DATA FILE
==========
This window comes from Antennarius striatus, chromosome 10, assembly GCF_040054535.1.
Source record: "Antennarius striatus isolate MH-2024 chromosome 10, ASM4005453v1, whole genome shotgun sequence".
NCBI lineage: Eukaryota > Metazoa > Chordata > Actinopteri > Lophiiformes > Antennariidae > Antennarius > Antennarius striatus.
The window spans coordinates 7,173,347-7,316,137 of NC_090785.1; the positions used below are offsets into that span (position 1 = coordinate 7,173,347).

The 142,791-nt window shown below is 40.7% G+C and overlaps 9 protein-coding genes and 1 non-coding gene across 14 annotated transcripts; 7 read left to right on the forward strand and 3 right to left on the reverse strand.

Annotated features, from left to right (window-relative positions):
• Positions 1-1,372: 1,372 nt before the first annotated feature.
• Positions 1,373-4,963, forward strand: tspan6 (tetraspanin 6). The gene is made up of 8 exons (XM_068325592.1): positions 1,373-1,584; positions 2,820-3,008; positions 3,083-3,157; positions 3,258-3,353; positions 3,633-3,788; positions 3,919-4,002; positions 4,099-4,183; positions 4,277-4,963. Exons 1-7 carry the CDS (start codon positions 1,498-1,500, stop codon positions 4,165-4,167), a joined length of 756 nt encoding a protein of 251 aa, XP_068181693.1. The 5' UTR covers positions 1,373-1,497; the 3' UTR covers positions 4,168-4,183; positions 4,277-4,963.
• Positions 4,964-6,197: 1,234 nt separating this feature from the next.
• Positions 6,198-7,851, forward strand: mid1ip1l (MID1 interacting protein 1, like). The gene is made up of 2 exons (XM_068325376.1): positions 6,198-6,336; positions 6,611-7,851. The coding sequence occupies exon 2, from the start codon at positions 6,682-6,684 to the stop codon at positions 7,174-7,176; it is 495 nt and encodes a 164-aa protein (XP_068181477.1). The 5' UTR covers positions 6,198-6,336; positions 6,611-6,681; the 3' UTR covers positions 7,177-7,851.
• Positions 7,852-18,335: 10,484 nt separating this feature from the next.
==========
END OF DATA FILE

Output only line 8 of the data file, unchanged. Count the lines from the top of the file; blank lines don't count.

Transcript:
• Positions 1,373-4,963, forward strand: tspan6 (tetraspanin 6). The gene is made up of 8 exons (XM_068325592.1): positions 1,373-1,584; positions 2,820-3,008; positions 3,083-3,157; positions 3,258-3,353; positions 3,633-3,788; positions 3,919-4,002; positions 4,099-4,183; positions 4,277-4,963. Exons 1-7 carry the CDS (start codon positions 1,498-1,500, stop codon positions 4,165-4,167), a joined length of 756 nt encoding a protein of 251 aa, XP_068181693.1. The 5' UTR covers positions 1,373-1,497; the 3' UTR covers positions 4,168-4,183; positions 4,277-4,963.